Andrew M. Kaunitz, MD reviewing Welch HG et al. N Engl J Med 2016 Oct 13.
Long-term analysis suggests overdiagnosis is more common than early detection and that the bulk of reduced breast cancer mortality in recent decades reflects better treatment.
Screening mammography is based on the premise that detecting small, nonpalpable tumors can lower incidence of larger tumors. To assess screening mammography's effects on overdiagnosis (detection of tumors that will not lead to symptoms) and breast cancer mortality, investigators analyzed population-based cancer registry data in women aged ≥40 (representing about 10% of the U.S. population), with a focus on tumor size. Data from 1975 to 1979 (prior to widespread screening) and 2000 to 2002 (the most recent period for which 10-year follow-up data were available) were compared.
With the advent of widespread screening, incidence of small (<2 cm) in situ and invasive breast tumors increased by 162 cases per 100,000 women, whereas incidence of large tumors (≥ 2cm) decreased by 30 cases per 100,000. Assuming that the underlying incidence of breast cancer was stable throughout the study period, these observations indicate that 132 cases per 100,000 (i.e., 162 minus 30) reflect overdiagnosis. Based on the supposition that screening's impact on incidence of large cancers reflects its ability to lower mortality, the authors estimated that screening was responsible for no more than one third of the reduction in breast cancer mortality, with the balance a function of improved treatment.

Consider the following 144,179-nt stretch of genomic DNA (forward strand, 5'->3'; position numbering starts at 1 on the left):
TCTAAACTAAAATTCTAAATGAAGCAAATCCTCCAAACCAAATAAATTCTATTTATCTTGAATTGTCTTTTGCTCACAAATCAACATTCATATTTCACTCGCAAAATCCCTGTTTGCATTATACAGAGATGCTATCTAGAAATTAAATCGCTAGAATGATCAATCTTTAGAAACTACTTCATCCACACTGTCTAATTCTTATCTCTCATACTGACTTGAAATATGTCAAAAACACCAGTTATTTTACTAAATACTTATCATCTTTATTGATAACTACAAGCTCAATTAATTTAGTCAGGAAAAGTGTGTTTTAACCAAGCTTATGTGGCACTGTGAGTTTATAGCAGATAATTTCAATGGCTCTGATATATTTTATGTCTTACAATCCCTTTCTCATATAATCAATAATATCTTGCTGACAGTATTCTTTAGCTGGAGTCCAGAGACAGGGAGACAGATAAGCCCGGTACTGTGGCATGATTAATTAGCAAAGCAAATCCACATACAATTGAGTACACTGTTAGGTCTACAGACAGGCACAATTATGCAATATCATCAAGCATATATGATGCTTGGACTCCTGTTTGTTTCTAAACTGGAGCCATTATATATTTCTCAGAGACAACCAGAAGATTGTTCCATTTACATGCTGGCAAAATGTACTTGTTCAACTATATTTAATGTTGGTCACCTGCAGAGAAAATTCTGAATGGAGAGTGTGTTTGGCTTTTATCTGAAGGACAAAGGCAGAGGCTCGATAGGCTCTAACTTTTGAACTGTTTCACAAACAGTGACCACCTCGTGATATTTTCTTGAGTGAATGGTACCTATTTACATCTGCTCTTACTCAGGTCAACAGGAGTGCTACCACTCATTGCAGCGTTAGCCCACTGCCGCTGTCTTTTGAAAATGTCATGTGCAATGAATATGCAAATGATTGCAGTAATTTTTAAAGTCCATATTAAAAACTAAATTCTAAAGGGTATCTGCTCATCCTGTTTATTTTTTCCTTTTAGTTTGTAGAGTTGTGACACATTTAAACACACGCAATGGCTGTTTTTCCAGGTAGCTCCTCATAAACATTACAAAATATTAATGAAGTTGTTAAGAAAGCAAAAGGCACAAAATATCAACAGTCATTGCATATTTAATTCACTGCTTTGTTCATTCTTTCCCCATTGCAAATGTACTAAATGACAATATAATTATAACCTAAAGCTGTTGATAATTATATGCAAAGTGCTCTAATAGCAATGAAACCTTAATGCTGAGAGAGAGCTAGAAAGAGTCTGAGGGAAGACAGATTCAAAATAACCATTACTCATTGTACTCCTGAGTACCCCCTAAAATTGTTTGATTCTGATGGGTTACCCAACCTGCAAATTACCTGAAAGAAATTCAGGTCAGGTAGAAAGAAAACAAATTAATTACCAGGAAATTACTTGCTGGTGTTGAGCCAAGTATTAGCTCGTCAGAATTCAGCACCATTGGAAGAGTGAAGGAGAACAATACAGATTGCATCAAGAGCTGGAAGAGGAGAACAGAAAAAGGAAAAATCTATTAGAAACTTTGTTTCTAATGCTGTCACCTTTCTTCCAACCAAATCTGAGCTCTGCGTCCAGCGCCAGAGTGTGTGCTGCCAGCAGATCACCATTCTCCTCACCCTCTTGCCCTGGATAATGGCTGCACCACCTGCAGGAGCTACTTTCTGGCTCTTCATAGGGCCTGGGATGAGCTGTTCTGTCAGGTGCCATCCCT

Welch HG et al. Breast-cancer tumor size, overdiagnosis, and mammography screening effectiveness. N Engl J Med 2016 Oct 13; 375:1438.